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Poverty and Inequality in Ecuador, Brazil and Mexico after the 2008 Global Crisis


Lukasz Czarnecki, Erik Balleza and Mayra Saenz

How deep is the impact of the 2008 global crisis on Ecuador, Brazil and Mexico? Although having similar experience with the policies of the Washington Consensus, Ecuador, Brazil and Mexico have established different concepts of social and economic development during the last decade. These differences could also be observed during and after the global crisis in 2008. In contrast to the social anti-neoliberal policy implemented in Ecuador and the progressive social and economic policy in Brazil, Mexico has been carrying out the policy of continued neoliberalism. One of the conclusions drawn is that Mexico faces abysmal inequalities and persistence of poverty, which are not only explicated by historical roots, but also by strong applications of neoliberal policies.
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The case of Mexico: Lukasz Czarnecki


The case of Mexico

Lukasz Czarnecki

National Autonomous University of Mexico (UNAM) Institute of Economic Research Postdoctoral Fellow Mexico E-mail:


Let me start this article by describing two pictures taken in May 2013 in two different states of Mexico: Chiapas and Veracruz. Regina, an 18-year old adolescent does not study, but works all day at the milpa, which is a field that has to be cleared for planting crops such as corn and beans among others. Regina’s father decided her life.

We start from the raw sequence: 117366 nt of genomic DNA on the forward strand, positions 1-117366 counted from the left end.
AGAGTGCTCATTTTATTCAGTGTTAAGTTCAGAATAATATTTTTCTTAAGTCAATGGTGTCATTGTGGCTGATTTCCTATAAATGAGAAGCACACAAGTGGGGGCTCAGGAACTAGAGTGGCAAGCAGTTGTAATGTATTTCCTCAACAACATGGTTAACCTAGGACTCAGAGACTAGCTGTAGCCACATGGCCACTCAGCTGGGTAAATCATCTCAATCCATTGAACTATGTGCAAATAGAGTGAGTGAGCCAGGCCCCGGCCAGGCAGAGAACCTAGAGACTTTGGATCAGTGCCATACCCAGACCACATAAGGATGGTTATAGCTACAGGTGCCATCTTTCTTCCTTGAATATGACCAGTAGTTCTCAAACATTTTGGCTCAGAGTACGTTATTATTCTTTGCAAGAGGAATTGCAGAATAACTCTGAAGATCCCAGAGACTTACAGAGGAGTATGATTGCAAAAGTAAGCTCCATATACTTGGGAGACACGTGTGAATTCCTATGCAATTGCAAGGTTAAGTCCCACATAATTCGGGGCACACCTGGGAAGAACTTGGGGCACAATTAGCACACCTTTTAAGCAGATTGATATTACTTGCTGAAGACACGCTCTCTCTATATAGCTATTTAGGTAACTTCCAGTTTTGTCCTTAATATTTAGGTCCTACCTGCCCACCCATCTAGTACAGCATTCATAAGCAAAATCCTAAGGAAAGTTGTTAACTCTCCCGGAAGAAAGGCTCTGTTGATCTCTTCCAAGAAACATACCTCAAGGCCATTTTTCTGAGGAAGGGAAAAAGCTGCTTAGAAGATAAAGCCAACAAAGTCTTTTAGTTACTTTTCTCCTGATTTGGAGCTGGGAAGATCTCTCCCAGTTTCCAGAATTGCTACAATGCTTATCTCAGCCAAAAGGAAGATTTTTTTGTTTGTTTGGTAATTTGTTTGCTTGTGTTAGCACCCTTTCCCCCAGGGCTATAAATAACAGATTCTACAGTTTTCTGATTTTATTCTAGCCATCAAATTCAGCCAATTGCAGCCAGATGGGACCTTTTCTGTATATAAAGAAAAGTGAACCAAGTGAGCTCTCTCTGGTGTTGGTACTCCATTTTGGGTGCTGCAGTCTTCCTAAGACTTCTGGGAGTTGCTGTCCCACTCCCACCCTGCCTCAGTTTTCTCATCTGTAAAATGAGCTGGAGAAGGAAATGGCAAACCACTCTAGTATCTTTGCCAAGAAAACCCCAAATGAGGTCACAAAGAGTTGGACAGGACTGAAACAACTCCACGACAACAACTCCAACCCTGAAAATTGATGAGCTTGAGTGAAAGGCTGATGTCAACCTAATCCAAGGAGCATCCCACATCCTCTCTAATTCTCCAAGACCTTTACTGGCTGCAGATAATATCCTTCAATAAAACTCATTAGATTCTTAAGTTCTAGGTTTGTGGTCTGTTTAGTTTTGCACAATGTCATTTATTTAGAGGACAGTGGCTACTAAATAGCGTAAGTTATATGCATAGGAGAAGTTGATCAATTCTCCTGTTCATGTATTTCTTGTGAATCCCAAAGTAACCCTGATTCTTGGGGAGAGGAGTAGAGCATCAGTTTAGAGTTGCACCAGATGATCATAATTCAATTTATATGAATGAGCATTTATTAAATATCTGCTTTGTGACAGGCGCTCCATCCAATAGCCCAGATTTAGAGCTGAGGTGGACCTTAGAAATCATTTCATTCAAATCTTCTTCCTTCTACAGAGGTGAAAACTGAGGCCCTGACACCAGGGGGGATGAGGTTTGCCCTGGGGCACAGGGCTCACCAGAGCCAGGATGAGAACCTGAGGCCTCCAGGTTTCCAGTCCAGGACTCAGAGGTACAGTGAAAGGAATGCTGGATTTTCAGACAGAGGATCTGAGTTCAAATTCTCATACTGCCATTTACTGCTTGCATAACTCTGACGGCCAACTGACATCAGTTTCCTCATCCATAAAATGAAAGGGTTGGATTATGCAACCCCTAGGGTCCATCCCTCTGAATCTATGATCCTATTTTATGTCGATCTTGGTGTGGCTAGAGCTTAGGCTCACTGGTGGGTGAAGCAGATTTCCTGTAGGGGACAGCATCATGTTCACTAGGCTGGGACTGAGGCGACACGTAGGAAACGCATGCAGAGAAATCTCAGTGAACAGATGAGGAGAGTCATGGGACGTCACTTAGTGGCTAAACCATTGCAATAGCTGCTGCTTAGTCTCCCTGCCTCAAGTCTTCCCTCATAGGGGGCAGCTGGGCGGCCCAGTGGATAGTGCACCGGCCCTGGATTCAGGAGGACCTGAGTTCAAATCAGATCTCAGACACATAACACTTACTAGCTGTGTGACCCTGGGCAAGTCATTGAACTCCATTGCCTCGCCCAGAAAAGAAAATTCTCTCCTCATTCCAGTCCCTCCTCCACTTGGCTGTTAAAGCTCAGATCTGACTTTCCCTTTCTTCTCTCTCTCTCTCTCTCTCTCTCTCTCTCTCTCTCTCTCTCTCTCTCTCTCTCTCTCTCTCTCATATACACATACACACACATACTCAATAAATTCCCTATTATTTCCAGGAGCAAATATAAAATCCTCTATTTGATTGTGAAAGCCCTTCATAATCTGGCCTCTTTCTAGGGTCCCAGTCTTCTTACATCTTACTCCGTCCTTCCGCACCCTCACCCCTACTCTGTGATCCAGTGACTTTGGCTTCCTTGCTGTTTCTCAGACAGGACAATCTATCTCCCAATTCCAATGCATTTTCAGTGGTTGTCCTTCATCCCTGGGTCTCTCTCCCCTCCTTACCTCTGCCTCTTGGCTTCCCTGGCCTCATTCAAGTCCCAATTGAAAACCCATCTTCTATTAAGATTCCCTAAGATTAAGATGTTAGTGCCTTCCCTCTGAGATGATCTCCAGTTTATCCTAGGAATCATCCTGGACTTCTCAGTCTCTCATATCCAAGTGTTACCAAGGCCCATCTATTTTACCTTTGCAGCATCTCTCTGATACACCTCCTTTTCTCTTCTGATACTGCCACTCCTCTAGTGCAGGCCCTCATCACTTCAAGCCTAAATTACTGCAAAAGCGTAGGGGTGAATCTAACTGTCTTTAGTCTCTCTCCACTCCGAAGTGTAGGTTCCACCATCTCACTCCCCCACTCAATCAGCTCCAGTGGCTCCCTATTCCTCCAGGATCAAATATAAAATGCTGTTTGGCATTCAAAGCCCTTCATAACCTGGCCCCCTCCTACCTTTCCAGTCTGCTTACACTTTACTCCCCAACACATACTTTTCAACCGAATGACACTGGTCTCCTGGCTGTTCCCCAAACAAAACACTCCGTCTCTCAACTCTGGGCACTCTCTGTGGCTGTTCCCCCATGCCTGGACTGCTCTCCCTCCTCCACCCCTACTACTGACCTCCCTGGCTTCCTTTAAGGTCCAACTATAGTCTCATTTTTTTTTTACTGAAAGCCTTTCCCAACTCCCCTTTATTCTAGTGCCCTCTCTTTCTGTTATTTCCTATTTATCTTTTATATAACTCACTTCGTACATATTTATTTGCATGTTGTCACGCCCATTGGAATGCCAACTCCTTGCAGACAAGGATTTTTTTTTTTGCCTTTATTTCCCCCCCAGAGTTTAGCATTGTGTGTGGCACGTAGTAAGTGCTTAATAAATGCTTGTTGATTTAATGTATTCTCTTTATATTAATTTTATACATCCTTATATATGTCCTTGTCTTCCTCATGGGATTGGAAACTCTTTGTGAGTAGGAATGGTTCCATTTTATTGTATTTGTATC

On the other hand, Beatriz and Isabella, daughter and mother, do not participate in any social programs, but they are still working. Isabella, who is 87 years old, works five days a week, from 8AM to 2PM as a so-called “domestic worker” in one of the richest family house in Jalapa, the capital city of Veracruz state in Mexico. She has not received any pension.

Regina, Beatriz and Isabella suffer from the hard conditions of living, independently due to the impacts of the 2008 crisis.

Regina, Mitontic, Chiapas Mexico, 2013 © Photo Lukasz Czarnecki

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